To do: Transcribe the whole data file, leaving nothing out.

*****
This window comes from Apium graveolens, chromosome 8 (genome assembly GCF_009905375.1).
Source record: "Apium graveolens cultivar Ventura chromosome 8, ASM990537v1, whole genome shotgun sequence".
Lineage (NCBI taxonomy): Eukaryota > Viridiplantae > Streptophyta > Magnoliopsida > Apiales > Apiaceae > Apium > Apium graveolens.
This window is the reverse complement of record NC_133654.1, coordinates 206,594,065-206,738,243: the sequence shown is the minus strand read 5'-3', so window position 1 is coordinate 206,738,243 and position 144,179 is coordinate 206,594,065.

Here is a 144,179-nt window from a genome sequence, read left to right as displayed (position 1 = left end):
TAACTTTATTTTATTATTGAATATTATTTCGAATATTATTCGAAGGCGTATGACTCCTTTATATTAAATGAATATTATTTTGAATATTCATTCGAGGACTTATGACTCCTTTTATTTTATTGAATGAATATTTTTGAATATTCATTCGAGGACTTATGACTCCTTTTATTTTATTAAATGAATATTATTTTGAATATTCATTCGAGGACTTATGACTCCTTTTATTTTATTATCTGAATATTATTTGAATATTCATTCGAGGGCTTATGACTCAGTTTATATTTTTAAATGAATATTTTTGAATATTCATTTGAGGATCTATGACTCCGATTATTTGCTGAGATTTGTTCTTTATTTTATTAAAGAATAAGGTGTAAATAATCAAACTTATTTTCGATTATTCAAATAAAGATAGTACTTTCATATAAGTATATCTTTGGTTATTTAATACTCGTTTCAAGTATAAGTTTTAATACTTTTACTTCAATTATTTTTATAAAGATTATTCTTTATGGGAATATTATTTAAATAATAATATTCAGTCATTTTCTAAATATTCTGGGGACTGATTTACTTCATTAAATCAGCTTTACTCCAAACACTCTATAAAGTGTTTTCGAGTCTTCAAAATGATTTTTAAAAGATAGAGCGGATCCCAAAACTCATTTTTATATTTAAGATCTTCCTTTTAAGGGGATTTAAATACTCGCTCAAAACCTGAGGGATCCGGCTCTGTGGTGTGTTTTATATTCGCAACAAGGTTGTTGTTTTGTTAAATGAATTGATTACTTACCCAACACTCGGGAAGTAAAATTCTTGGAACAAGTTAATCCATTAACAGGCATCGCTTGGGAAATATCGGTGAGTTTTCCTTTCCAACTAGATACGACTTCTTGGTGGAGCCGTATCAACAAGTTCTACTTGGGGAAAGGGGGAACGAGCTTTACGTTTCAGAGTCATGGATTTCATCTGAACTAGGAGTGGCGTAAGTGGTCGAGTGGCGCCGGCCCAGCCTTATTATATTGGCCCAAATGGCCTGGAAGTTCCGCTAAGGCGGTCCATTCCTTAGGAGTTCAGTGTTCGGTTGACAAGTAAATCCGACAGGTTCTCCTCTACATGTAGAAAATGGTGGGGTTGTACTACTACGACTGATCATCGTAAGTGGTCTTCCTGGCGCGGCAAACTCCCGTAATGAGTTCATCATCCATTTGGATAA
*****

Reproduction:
This window comes from Apium graveolens, chromosome 8 (genome assembly GCF_009905375.1).
Source record: "Apium graveolens cultivar Ventura chromosome 8, ASM990537v1, whole genome shotgun sequence".
Lineage (NCBI taxonomy): Eukaryota > Viridiplantae > Streptophyta > Magnoliopsida > Apiales > Apiaceae > Apium > Apium graveolens.
This window is the reverse complement of record NC_133654.1, coordinates 206,594,065-206,738,243: the sequence shown is the minus strand read 5'-3', so window position 1 is coordinate 206,738,243 and position 144,179 is coordinate 206,594,065.

Here is a 144,179-nt window from a genome sequence, read left to right as displayed (position 1 = left end):
TAACTTTATTTTATTATTGAATATTATTTCGAATATTATTCGAAGGCGTATGACTCCTTTATATTAAATGAATATTATTTTGAATATTCATTCGAGGACTTATGACTCCTTTTATTTTATTGAATGAATATTTTTGAATATTCATTCGAGGACTTATGACTCCTTTTATTTTATTAAATGAATATTATTTTGAATATTCATTCGAGGACTTATGACTCCTTTTATTTTATTATCTGAATATTATTTGAATATTCATTCGAGGGCTTATGACTCAGTTTATATTTTTAAATGAATATTTTTGAATATTCATTTGAGGATCTATGACTCCGATTATTTGCTGAGATTTGTTCTTTATTTTATTAAAGAATAAGGTGTAAATAATCAAACTTATTTTCGATTATTCAAATAAAGATAGTACTTTCATATAAGTATATCTTTGGTTATTTAATACTCGTTTCAAGTATAAGTTTTAATACTTTTACTTCAATTATTTTTATAAAGATTATTCTTTATGGGAATATTATTTAAATAATAATATTCAGTCATTTTCTAAATATTCTGGGGACTGATTTACTTCATTAAATCAGCTTTACTCCAAACACTCTATAAAGTGTTTTCGAGTCTTCAAAATGATTTTTAAAAGATAGAGCGGATCCCAAAACTCATTTTTATATTTAAGATCTTCCTTTTAAGGGGATTTAAATACTCGCTCAAAACCTGAGGGATCCGGCTCTGTGGTGTGTTTTATATTCGCAACAAGGTTGTTGTTTTGTTAAATGAATTGATTACTTACCCAACACTCGGGAAGTAAAATTCTTGGAACAAGTTAATCCATTAACAGGCATCGCTTGGGAAATATCGGTGAGTTTTCCTTTCCAACTAGATACGACTTCTTGGTGGAGCCGTATCAACAAGTTCTACTTGGGGAAAGGGGGAACGAGCTTTACGTTTCAGAGTCATGGATTTCATCTGAACTAGGAGTGGCGTAAGTGGTCGAGTGGCGCCGGCCCAGCCTTATTATATTGGCCCAAATGGCCTGGAAGTTCCGCTAAGGCGGTCCATTCCTTAGGAGTTCAGTGTTCGGTTGACAAGTAAATCCGACAGGTTCTCCTCTACATGTAGAAAATGGTGGGGTTGTACTACTACGACTGATCATCGTAAGTGGTCTTCCTGGCGCGGCAAACTCCCGTAATGAGTTCATCATCCATTTGGATAA